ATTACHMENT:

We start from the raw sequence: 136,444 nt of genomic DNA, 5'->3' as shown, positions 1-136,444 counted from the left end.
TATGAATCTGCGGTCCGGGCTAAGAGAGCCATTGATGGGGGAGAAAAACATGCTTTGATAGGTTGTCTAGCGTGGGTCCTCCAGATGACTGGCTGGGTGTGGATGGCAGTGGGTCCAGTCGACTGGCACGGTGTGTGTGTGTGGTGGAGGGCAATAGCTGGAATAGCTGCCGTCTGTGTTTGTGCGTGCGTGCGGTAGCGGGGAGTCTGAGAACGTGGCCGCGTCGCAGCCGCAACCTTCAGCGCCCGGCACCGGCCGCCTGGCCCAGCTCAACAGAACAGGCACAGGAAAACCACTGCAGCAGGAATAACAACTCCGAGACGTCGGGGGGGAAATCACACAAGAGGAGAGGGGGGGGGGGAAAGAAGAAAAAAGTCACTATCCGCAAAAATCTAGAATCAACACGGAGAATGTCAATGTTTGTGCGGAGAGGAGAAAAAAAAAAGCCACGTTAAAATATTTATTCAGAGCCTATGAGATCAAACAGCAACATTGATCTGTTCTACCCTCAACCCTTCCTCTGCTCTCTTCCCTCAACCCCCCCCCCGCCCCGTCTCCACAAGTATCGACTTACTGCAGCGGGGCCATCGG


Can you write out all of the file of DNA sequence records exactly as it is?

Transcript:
We start from the raw sequence: 136,444 nt of genomic DNA, 5'->3' as shown, positions 1-136,444 counted from the left end.
TATGAATCTGCGGTCCGGGCTAAGAGAGCCATTGATGGGGGAGAAAAACATGCTTTGATAGGTTGTCTAGCGTGGGTCCTCCAGATGACTGGCTGGGTGTGGATGGCAGTGGGTCCAGTCGACTGGCACGGTGTGTGTGTGTGGTGGAGGGCAATAGCTGGAATAGCTGCCGTCTGTGTTTGTGCGTGCGTGCGGTAGCGGGGAGTCTGAGAACGTGGCCGCGTCGCAGCCGCAACCTTCAGCGCCCGGCACCGGCCGCCTGGCCCAGCTCAACAGAACAGGCACAGGAAAACCACTGCAGCAGGAATAACAACTCCGAGACGTCGGGGGGGAAATCACACAAGAGGAGAGGGGGGGGGGGAAAGAAGAAAAAAGTCACTATCCGCAAAAATCTAGAATCAACACGGAGAATGTCAATGTTTGTGCGGAGAGGAGAAAAAAAAAAGCCACGTTAAAATATTTATTCAGAGCCTATGAGATCAAACAGCAACATTGATCTGTTCTACCCTCAACCCTTCCTCTGCTCTCTTCCCTCAACCCCCCCCCCGCCCCGTCTCCACAAGTATCGACTTACTGCAGCGGGGCCATCGG